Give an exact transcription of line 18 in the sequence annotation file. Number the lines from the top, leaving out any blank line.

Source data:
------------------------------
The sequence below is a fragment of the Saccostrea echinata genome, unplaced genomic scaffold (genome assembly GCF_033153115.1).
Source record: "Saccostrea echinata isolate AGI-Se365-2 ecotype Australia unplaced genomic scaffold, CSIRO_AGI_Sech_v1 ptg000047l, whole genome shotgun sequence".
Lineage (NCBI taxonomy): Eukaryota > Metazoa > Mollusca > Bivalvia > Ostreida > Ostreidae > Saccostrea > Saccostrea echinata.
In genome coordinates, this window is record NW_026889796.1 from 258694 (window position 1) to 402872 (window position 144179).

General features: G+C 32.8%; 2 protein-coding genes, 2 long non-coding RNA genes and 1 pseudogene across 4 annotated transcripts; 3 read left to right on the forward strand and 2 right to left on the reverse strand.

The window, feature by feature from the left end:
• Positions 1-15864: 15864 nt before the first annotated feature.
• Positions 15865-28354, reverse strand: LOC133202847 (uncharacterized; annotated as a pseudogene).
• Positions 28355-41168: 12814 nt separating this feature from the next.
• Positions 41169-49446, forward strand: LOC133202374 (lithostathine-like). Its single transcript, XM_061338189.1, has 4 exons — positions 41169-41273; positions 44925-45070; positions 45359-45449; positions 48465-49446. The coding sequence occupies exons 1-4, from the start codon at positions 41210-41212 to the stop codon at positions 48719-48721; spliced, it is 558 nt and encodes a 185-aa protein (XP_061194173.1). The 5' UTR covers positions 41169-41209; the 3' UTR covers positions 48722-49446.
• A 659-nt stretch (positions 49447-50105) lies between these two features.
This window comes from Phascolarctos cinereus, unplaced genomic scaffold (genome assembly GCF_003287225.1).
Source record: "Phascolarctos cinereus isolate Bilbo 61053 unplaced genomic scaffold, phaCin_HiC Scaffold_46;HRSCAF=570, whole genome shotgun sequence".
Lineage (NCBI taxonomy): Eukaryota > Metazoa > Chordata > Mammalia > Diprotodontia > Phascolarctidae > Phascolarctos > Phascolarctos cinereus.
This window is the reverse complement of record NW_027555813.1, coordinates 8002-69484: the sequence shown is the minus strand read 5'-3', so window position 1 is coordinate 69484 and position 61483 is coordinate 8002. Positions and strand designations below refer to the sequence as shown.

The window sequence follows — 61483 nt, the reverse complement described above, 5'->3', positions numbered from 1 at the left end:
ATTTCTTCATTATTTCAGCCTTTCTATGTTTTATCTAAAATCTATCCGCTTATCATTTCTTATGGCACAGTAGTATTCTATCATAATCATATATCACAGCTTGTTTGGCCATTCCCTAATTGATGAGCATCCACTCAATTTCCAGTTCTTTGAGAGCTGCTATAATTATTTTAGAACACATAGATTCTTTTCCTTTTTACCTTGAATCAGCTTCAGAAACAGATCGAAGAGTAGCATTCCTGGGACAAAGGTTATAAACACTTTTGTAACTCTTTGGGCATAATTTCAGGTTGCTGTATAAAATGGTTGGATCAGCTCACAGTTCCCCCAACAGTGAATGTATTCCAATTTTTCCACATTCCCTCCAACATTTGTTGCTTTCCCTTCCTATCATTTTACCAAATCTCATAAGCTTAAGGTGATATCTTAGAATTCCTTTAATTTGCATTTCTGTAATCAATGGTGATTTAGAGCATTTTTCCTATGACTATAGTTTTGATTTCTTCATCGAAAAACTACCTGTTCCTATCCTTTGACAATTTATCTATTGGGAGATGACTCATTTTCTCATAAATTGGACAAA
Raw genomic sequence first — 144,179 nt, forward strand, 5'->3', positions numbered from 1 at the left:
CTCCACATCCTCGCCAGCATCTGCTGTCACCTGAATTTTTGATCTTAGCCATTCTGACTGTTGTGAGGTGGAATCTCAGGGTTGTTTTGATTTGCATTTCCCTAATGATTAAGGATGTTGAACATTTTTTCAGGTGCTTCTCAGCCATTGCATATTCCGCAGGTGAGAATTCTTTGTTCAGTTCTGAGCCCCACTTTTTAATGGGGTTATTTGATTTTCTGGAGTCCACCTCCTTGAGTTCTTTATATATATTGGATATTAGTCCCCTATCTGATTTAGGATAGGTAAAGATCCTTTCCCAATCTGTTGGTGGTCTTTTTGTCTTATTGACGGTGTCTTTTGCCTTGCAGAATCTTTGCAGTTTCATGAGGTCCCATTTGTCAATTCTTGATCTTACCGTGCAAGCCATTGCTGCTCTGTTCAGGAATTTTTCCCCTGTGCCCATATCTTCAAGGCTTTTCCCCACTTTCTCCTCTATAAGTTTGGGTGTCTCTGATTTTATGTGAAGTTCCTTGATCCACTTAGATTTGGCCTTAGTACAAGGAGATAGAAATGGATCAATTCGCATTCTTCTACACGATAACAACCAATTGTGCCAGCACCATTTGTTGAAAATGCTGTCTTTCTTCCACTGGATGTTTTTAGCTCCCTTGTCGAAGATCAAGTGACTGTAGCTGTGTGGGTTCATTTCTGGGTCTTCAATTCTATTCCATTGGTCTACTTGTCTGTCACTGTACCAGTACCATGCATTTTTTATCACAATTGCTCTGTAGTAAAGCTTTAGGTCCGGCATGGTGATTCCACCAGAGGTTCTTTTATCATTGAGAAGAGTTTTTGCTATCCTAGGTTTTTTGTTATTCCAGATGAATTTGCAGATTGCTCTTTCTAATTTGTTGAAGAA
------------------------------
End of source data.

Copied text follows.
Raw genomic sequence first — 144,179 nt, forward strand, 5'->3', positions numbered from 1 at the left: